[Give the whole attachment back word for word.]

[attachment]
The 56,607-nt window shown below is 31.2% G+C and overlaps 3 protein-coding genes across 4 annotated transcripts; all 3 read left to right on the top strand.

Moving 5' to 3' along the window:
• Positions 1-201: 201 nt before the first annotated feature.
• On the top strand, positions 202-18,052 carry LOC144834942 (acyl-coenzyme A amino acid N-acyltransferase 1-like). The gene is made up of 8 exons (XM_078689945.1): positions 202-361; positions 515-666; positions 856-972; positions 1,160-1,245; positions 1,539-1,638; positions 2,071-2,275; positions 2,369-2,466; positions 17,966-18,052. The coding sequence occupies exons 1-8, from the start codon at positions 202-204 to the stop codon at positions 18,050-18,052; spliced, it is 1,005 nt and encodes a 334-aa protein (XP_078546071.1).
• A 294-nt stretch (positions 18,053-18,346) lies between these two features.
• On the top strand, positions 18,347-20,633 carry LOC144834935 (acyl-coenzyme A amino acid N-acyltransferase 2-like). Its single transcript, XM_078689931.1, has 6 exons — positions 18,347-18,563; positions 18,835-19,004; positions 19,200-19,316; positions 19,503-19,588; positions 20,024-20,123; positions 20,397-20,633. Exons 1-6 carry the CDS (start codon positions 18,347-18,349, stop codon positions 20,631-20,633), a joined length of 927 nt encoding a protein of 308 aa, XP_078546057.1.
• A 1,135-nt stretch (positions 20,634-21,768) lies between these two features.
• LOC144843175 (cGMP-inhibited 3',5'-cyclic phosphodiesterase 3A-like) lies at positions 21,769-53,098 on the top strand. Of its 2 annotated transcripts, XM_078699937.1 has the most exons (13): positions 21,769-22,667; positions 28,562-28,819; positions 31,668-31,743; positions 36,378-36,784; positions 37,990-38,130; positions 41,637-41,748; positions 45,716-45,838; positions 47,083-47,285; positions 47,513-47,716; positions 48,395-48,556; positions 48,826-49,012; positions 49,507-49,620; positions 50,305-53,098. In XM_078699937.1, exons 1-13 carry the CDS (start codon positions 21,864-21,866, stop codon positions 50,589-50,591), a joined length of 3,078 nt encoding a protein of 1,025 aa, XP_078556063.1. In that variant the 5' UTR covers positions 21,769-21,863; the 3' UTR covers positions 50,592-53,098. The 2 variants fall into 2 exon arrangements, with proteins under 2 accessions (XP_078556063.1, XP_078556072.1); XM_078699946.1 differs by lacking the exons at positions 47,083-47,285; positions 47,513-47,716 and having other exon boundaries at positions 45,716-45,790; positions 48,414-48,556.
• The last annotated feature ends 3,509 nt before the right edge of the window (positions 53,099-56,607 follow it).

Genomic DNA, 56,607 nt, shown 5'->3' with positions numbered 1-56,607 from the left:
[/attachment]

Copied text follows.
The 56,607-nt window shown below is 31.2% G+C and overlaps 3 protein-coding genes across 4 annotated transcripts; all 3 read left to right on the top strand.

Moving 5' to 3' along the window:
• Positions 1-201: 201 nt before the first annotated feature.
• On the top strand, positions 202-18,052 carry LOC144834942 (acyl-coenzyme A amino acid N-acyltransferase 1-like). The gene is made up of 8 exons (XM_078689945.1): positions 202-361; positions 515-666; positions 856-972; positions 1,160-1,245; positions 1,539-1,638; positions 2,071-2,275; positions 2,369-2,466; positions 17,966-18,052. The coding sequence occupies exons 1-8, from the start codon at positions 202-204 to the stop codon at positions 18,050-18,052; spliced, it is 1,005 nt and encodes a 334-aa protein (XP_078546071.1).
• A 294-nt stretch (positions 18,053-18,346) lies between these two features.
• On the top strand, positions 18,347-20,633 carry LOC144834935 (acyl-coenzyme A amino acid N-acyltransferase 2-like). Its single transcript, XM_078689931.1, has 6 exons — positions 18,347-18,563; positions 18,835-19,004; positions 19,200-19,316; positions 19,503-19,588; positions 20,024-20,123; positions 20,397-20,633. Exons 1-6 carry the CDS (start codon positions 18,347-18,349, stop codon positions 20,631-20,633), a joined length of 927 nt encoding a protein of 308 aa, XP_078546057.1.
• A 1,135-nt stretch (positions 20,634-21,768) lies between these two features.
• LOC144843175 (cGMP-inhibited 3',5'-cyclic phosphodiesterase 3A-like) lies at positions 21,769-53,098 on the top strand. Of its 2 annotated transcripts, XM_078699937.1 has the most exons (13): positions 21,769-22,667; positions 28,562-28,819; positions 31,668-31,743; positions 36,378-36,784; positions 37,990-38,130; positions 41,637-41,748; positions 45,716-45,838; positions 47,083-47,285; positions 47,513-47,716; positions 48,395-48,556; positions 48,826-49,012; positions 49,507-49,620; positions 50,305-53,098. In XM_078699937.1, exons 1-13 carry the CDS (start codon positions 21,864-21,866, stop codon positions 50,589-50,591), a joined length of 3,078 nt encoding a protein of 1,025 aa, XP_078556063.1. In that variant the 5' UTR covers positions 21,769-21,863; the 3' UTR covers positions 50,592-53,098. The 2 variants fall into 2 exon arrangements, with proteins under 2 accessions (XP_078556063.1, XP_078556072.1); XM_078699946.1 differs by lacking the exons at positions 47,083-47,285; positions 47,513-47,716 and having other exon boundaries at positions 45,716-45,790; positions 48,414-48,556.
• The last annotated feature ends 3,509 nt before the right edge of the window (positions 53,099-56,607 follow it).

Genomic DNA, 56,607 nt, shown 5'->3' with positions numbered 1-56,607 from the left: